The high standard of ritual was maintained throughout the remainder of the ceremony and investiture of officers. The installing wardens and inner guard demonstrated their credentials with perfect orations, as did group chairman John Turpin and William Rigby with theirs to the charity steward and deacons respectively. John-Paul Lovie, a good friend of Robert Marsden and a young Mason who has established himself as a first-rate ritualist, provided a passionate and sincere address to the master, revealing why he has been appointed director of ceremonies for the lodge, following Terry Barlow’s decision to retire to the less conspicuous role of treasurer.
Blackpool Group Vice Chairman David Cook proved his worth with a delightfully animated word-perfect address to the wardens. There only remained Harry Cox’s address to the brethren of the lodge to complete the proclamation ceremony. One of the thoughtful members of the fraternity had once said: “The wonderful thing about Harry is that in performing ritual, he makes it sound as if it is straight off the cuff and specific to that one occasion.” It was with that degree of genuineness and geniality that Harry performed on this occasion. It was an ideal completion of the formal element of the proclamation.
Craig, in announcing the conclusion was instantly relieved and a short expulsion of breath confirmed his relief. It was, of course, a cue for Harry to rise from his seat and convey the greetings of the Provincial Grand Master Tony Harrison, a task he carried out with fervour and eagerness. He wasted no time in congratulating Craig and the proclamation team for the quality of the ritual and drew particular attention to the three young Masons who had presented the working tools. He was also keen to level his praise on director of ceremonies Terry Barlow, commenting that such quality of ritual can only occur where a director of ceremonies has successfully stimulated, encouraged and cajoled his team.
As one might expect of a master who is remaining in the chair for an additional year, Robert sat confidently and at ease while all those around sweated and toiled through the ritual. He was savouring each moment as if it were a new experience for him. His confidence was boosted still further when the details of charitable disbursements were disclosed to the proletariat. He knew that it was an impressive total. Rectitude Lodge of Blackpool has a body of young Masons who work hard at raising money for charity. Dave Cryer, in particular, is ceaseless in his fund-raising activities.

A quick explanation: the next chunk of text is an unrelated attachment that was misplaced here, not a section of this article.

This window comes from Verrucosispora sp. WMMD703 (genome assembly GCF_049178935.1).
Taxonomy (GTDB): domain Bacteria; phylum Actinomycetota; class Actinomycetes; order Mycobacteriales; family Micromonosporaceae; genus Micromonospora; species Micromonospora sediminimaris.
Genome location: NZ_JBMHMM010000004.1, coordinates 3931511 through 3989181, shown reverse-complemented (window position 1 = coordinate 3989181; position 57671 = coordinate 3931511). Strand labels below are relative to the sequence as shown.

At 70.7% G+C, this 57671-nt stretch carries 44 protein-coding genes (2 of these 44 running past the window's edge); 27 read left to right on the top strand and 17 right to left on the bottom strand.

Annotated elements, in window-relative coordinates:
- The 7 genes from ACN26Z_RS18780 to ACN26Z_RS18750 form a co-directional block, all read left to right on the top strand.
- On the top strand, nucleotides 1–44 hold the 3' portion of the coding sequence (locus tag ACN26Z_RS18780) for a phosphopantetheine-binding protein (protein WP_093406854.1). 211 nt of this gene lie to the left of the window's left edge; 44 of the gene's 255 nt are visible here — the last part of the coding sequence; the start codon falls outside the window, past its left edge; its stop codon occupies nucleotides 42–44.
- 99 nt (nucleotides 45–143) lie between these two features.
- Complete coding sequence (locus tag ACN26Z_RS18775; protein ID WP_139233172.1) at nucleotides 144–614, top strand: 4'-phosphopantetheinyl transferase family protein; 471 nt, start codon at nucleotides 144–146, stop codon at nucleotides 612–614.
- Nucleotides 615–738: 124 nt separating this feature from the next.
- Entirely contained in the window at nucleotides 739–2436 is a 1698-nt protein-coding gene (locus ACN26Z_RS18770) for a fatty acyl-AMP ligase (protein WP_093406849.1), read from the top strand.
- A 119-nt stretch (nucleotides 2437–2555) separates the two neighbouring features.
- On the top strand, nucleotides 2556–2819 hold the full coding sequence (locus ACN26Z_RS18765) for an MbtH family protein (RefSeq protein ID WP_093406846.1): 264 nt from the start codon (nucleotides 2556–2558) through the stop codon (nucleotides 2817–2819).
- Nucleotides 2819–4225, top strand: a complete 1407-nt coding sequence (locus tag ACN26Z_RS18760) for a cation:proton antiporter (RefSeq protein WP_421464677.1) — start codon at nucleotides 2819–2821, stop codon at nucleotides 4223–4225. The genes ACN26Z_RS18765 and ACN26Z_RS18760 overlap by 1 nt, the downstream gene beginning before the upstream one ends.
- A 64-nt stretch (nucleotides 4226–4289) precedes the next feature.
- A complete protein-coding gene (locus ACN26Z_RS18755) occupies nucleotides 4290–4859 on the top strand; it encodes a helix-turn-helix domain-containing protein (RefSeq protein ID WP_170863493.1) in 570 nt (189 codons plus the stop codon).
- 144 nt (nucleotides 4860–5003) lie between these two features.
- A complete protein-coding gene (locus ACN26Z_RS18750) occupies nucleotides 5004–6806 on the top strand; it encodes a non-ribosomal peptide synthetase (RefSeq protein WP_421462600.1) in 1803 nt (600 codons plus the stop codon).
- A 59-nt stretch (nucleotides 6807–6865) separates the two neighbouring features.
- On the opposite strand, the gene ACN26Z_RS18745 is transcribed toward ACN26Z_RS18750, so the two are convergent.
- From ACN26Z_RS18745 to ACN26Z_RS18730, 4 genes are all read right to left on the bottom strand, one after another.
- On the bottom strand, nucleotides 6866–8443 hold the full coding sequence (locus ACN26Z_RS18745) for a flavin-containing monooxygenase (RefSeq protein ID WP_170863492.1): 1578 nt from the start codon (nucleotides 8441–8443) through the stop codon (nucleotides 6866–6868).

Having read the details to the gathered throng, Harry was full of praise for the efforts of the lodge members: £2,944 to Brian House; £200 to Positive Youth Trust; £200 to Blackpool Carers Centre; £315 to Great Eccleston and District Friends of Cancer Research and £100 to the Blackpool Masonic Building Fund; a grand total of £3,759. Little wonder that Harry and the gathering were full of praise! And little wonder that it was with glowing hearts that they retired to the festive banquet.
In the dining suite there was a general joie de vivre, a perfectly chirpy mood at the serving of the prawn cocktail that grew to a boisterous joviality by the time the cheese board arrived. All were in festive mood and ready for a fun time. Getting into the spirit of the occasion, Harry was sporting genial banter with the crowd during his response to the toast to the grand officers. There were some serious messages in his words but the party spirit ensured that fun and laughter were the major ingredients.
Each of the speeches were in a similar vein and Harry Waggett seemed even more cheerful than usual when he sang the master’s song. It was one of those evenings. It was full of fun and with Robert in the master’s chair, it looks like the lodge is in for another fun year.